Brahms is the headliner at WICA’s next Classical Music Series Jan. 16 in Langley

Posted in Community News, Music

Jan. 6, 2015

Whidbey Island is giddy with talented performers. Former orchestral professionals, rising young musical prodigies and eclectic and masterful soloists grace our village stages frequently.

And, as luck would have it, the grace returns when the Classical Music Series at Whidbey Island Center for the Arts in Langley presents “Works by Rachmaninoff, Beach and Brahms” at 7:30 p.m. on Friday, Jan. 16 on the Michael Nutt Mainstage.

When longtime pianist Mark Findlay mentioned the possibility of performing the Brahms Piano Quintet to a cadre of local talents, the answer was a resounding “Yes!” Findlay will be joined by James Hinkley, cello; Gloria Ferry-Brennan, violin; Louise Fiori, viola and Brian Kenney, violin for a work that—on closer inspection—reveals more than one expects.

“I’ve never encountered a work that so completely connects the listener directly to the soul of the composer,” Findlay said.

The “Brahms Piano Quintet in F minor, Op. 34” is one of the masterpieces of chamber literature, containing the full spectrum of Brahms’ musical styles. From sweeping grandeur to haunting and delicate melodies, this epic work is dramatic Brahms at his best.

“We’ll be talking more about the Brahms during the concert, and will be describing in depth what makes this work so special, even for seasoned artists.”

The program will also include the Piano Trio No. 1 in G minor, “Elegiaque,” written by Sergei Rachmaninoff when he was only 19. This work’s musical style is, as is so much of Rachmaninoff’s music, a romantic blend of the composer’s darker and more introverted moods. While the term “Elegiaque” refers to a mournful, melancholic work, this piece contains plenty of the fireworks Rachmaninoff is known for.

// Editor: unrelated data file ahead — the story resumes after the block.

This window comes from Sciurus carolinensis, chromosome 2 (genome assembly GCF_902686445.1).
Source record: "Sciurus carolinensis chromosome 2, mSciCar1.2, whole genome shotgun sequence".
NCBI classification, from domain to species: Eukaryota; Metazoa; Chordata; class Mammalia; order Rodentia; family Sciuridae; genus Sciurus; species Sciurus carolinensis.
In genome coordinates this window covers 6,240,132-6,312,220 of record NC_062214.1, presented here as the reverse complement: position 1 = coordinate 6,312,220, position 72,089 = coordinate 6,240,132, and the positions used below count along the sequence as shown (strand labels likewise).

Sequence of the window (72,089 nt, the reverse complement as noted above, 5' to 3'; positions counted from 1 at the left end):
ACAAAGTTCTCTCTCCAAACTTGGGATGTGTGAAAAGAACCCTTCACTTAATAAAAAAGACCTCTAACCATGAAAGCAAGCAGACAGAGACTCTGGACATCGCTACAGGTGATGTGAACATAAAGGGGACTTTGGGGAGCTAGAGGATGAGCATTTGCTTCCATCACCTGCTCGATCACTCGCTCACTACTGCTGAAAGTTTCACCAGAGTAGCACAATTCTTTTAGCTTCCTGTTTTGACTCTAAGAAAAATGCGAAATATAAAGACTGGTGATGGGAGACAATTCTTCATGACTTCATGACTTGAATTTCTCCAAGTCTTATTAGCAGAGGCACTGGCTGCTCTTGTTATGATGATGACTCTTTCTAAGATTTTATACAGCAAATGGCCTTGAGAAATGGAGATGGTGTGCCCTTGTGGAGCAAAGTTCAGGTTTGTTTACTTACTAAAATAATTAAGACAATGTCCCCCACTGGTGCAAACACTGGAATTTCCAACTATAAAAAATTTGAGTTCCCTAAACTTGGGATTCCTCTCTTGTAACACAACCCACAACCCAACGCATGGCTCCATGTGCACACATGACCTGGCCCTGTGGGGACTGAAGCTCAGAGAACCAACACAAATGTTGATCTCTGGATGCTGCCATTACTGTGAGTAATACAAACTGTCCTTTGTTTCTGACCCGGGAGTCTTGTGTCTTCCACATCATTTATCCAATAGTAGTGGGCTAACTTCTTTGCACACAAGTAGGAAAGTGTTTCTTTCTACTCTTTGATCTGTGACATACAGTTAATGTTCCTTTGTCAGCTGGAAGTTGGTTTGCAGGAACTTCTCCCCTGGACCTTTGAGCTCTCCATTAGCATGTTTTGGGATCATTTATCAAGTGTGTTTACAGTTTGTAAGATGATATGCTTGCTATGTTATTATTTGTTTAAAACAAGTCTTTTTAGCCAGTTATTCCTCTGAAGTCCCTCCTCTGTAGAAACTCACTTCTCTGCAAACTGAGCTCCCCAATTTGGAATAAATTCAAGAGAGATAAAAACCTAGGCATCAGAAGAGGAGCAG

Audiences will also be treated to the “Piano Trio, Op. 150” by early 20th century American composer Amy Beach. Beach was a child prodigy pianist who made her professional debut with the Boston Symphony at the age of 16. Her performing career was put on hold, however, at the age of 18 when she married. For the next 25 years she dedicated herself primarily to composition. Only after the death of her husband in 1910 did she resume her concert career touring both Europe and America.

Written in 1939, the Piano Trio, Opus 150 is a rich and vibrant work containing influences of both impressionist and American contemporary styles.

All five of these musicians have resumes that one would not expect to find on a sleepy island in Puget Sound, but that’s just some island good luck. Enjoy!

Tickets: Adults $20 / Seniors $15 / Students $12. For more information, visit

Visit to purchase your tickets online. Online tickets are available at until noon the day of the show.

For tickets by phone, call the Box Office at 800-638-7631 or 360-221-8268. You can also buy tickets in person at the box office at 565 Camano Ave in Langley between 1 and 6 p.m. Wednesday through Saturday or two hours before any show.

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